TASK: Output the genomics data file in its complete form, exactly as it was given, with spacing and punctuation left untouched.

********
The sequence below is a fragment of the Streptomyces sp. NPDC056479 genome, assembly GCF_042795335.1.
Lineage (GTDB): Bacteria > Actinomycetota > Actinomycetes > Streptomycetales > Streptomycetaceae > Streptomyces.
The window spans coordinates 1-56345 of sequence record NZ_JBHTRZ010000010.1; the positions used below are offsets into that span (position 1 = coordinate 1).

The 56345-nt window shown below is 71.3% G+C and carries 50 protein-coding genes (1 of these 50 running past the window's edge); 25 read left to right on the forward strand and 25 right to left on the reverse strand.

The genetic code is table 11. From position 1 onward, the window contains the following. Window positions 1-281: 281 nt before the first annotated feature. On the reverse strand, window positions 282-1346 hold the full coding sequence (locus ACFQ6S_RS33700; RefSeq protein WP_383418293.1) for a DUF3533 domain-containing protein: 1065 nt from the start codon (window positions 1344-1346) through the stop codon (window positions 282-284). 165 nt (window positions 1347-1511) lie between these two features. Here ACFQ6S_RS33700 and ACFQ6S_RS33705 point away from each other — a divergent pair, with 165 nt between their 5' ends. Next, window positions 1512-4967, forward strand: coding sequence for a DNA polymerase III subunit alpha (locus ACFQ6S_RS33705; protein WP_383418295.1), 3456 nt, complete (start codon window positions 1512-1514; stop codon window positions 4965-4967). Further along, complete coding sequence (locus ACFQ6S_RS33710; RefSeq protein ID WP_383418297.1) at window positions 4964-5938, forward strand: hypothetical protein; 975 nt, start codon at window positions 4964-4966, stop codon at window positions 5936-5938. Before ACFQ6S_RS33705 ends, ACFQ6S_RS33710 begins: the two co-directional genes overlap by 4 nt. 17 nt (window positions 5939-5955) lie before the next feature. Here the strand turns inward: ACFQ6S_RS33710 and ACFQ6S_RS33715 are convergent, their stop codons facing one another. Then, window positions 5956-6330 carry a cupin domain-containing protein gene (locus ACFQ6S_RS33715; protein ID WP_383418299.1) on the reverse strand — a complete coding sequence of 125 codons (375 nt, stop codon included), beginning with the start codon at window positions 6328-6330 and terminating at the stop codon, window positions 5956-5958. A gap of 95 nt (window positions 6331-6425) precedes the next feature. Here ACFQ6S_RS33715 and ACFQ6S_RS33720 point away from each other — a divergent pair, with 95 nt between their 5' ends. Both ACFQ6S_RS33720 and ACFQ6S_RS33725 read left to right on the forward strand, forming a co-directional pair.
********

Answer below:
The sequence below is a fragment of the Streptomyces sp. NPDC056479 genome, assembly GCF_042795335.1.
Lineage (GTDB): Bacteria > Actinomycetota > Actinomycetes > Streptomycetales > Streptomycetaceae > Streptomyces.
The window spans coordinates 1-56345 of sequence record NZ_JBHTRZ010000010.1; the positions used below are offsets into that span (position 1 = coordinate 1).

The 56345-nt window shown below is 71.3% G+C and carries 50 protein-coding genes (1 of these 50 running past the window's edge); 25 read left to right on the forward strand and 25 right to left on the reverse strand.

The genetic code is table 11. From position 1 onward, the window contains the following. Window positions 1-281: 281 nt before the first annotated feature. On the reverse strand, window positions 282-1346 hold the full coding sequence (locus ACFQ6S_RS33700; RefSeq protein WP_383418293.1) for a DUF3533 domain-containing protein: 1065 nt from the start codon (window positions 1344-1346) through the stop codon (window positions 282-284). 165 nt (window positions 1347-1511) lie between these two features. Here ACFQ6S_RS33700 and ACFQ6S_RS33705 point away from each other — a divergent pair, with 165 nt between their 5' ends. Next, window positions 1512-4967, forward strand: coding sequence for a DNA polymerase III subunit alpha (locus ACFQ6S_RS33705; protein WP_383418295.1), 3456 nt, complete (start codon window positions 1512-1514; stop codon window positions 4965-4967). Further along, complete coding sequence (locus ACFQ6S_RS33710; RefSeq protein ID WP_383418297.1) at window positions 4964-5938, forward strand: hypothetical protein; 975 nt, start codon at window positions 4964-4966, stop codon at window positions 5936-5938. Before ACFQ6S_RS33705 ends, ACFQ6S_RS33710 begins: the two co-directional genes overlap by 4 nt. 17 nt (window positions 5939-5955) lie before the next feature. Here the strand turns inward: ACFQ6S_RS33710 and ACFQ6S_RS33715 are convergent, their stop codons facing one another. Then, window positions 5956-6330 carry a cupin domain-containing protein gene (locus ACFQ6S_RS33715; protein ID WP_383418299.1) on the reverse strand — a complete coding sequence of 125 codons (375 nt, stop codon included), beginning with the start codon at window positions 6328-6330 and terminating at the stop codon, window positions 5956-5958. A gap of 95 nt (window positions 6331-6425) precedes the next feature. Here ACFQ6S_RS33715 and ACFQ6S_RS33720 point away from each other — a divergent pair, with 95 nt between their 5' ends. Both ACFQ6S_RS33720 and ACFQ6S_RS33725 read left to right on the forward strand, forming a co-directional pair.